We encouraged our followers and artists to help announce the lineup through their social media accounts and were able to reach over 5 million users. This year, our Thunderclap campaign not only pushed the festival to trend nationally on Twitter, but also helped break our record for single day ticket sales.

3. Automate and optimize

Effective messaging is a quick way to move the growth needle. A/B testing is a helpful way to gauge how well you’re grabbing the attention of your audience.


The ability to automate testing with variable images or subject lines on a sample is powerful. Conducting these tests and optimizing based off the results is a form of growth hacking which is one of the hottest trends in the marketing industry.

Continuously track what is performing well, and incorporate it in messaging efforts going forward. Solutions like MailChimp and GetResponse offer simple and affordable ways to achieve this, that can even be free depending on the size of your list. If you don’t mind getting a little more technical, services like Zapier offer more sophisticated options for automation.

4. Repurpose other’s success

Lucky for us, a lot of really smart people already figured out ways to achieve growth. Uber turned the entire transportation industry upside down with dual-sided referrals. The Obama campaign raised massive amounts of money through email marketing using casual tones in its subjects (“Hey” was the most effective subject line.)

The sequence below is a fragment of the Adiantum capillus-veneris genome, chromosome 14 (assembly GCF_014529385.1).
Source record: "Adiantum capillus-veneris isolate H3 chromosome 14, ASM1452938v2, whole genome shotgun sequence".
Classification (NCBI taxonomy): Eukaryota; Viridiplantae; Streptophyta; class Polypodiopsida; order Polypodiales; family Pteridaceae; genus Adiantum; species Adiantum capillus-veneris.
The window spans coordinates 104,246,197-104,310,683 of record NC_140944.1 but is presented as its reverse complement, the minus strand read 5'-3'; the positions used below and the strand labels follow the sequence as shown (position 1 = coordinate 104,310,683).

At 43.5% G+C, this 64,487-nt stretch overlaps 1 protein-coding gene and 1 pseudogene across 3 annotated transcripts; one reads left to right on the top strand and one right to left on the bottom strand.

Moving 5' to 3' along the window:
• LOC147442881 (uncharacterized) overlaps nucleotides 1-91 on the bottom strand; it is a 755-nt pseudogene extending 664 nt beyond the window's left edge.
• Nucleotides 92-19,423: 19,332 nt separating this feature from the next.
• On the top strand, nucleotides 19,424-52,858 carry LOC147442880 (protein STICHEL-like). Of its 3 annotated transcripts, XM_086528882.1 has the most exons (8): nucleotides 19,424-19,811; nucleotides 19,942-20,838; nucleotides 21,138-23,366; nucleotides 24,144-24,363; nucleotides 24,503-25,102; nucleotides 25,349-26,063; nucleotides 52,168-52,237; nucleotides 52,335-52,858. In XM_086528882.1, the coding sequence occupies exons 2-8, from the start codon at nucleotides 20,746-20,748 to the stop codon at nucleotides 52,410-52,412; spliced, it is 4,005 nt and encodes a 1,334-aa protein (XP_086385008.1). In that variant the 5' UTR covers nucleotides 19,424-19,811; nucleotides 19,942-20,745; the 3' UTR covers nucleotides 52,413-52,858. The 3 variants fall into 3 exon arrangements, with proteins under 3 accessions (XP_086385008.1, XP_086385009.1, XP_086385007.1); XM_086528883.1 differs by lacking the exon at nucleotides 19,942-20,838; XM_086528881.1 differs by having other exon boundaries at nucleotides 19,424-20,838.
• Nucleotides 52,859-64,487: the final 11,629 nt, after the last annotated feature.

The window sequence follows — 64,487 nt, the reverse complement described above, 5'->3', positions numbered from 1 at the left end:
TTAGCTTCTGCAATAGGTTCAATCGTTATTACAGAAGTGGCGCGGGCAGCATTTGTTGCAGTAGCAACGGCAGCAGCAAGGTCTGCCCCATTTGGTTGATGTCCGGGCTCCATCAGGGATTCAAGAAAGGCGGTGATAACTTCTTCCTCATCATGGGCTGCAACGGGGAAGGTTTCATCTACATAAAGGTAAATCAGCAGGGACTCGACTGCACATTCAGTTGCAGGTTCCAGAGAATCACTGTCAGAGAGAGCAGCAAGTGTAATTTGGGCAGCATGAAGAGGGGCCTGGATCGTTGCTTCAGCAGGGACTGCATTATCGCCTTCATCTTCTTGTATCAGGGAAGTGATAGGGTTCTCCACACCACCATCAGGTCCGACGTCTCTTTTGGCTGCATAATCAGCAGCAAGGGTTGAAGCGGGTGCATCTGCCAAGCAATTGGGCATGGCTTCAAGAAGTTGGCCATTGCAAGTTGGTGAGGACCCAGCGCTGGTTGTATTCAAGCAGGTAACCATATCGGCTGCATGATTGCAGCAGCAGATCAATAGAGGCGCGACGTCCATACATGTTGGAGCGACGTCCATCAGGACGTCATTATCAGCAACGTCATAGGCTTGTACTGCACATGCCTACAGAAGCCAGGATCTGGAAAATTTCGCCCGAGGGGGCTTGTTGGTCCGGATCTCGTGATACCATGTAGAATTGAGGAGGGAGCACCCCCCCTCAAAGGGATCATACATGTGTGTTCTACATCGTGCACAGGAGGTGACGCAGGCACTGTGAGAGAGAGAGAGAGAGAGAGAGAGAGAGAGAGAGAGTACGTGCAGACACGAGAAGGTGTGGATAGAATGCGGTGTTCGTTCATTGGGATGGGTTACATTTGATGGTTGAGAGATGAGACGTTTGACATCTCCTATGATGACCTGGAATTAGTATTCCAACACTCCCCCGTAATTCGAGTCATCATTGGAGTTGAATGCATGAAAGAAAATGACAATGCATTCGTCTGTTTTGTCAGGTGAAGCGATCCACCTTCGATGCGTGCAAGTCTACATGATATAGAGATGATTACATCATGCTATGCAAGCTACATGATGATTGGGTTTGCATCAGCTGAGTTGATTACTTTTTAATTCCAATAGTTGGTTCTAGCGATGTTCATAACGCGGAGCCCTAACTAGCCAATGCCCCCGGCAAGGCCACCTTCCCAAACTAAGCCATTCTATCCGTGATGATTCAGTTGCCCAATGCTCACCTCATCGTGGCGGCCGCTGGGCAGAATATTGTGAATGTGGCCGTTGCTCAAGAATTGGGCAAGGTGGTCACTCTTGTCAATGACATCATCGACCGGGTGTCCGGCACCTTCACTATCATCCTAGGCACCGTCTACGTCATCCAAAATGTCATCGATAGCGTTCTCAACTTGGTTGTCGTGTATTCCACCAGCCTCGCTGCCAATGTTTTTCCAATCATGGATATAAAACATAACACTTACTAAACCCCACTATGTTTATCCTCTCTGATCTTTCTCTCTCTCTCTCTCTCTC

A popular content marketing approach is to add value by leveraging Spotify or SoundCloud playlists featuring artists featured in the festival lineup. Larger brands have set up shop on Reddit by creating communities of their own or hosting official AMAs. Research successful growth strategies and repurpose them for your audience for an inexpensive way to expand.

5. Incentivize and track

Two major aspects of successful user acquisition is generating exposure and creating value. Groupon and LivingSocial built an entire model around this. A popular ticket deal offered on either site can produce huge results and help fill out your venue. Figure out a sweet spot of where you can offer a discount, but not give away the house.

In addition, identify several outlets to whom you can offer discounts. Find groups with a unique audience that could enjoy the experience you provide. You may not have the resources for sophisticated referral tracking, but a helpful trick is to offer custom discount codes to specific groups. This way, you track the sales of each campaign and make adjustments, and help identify which partners are worth investing more resource towards.

Technology has completely changed the way we do marketing and public relations, so hopefully these quick tips can help you grow your businesses and events, whether or not they are directly within the tech industry.

Read next: The guide to effectively A/B test your email creative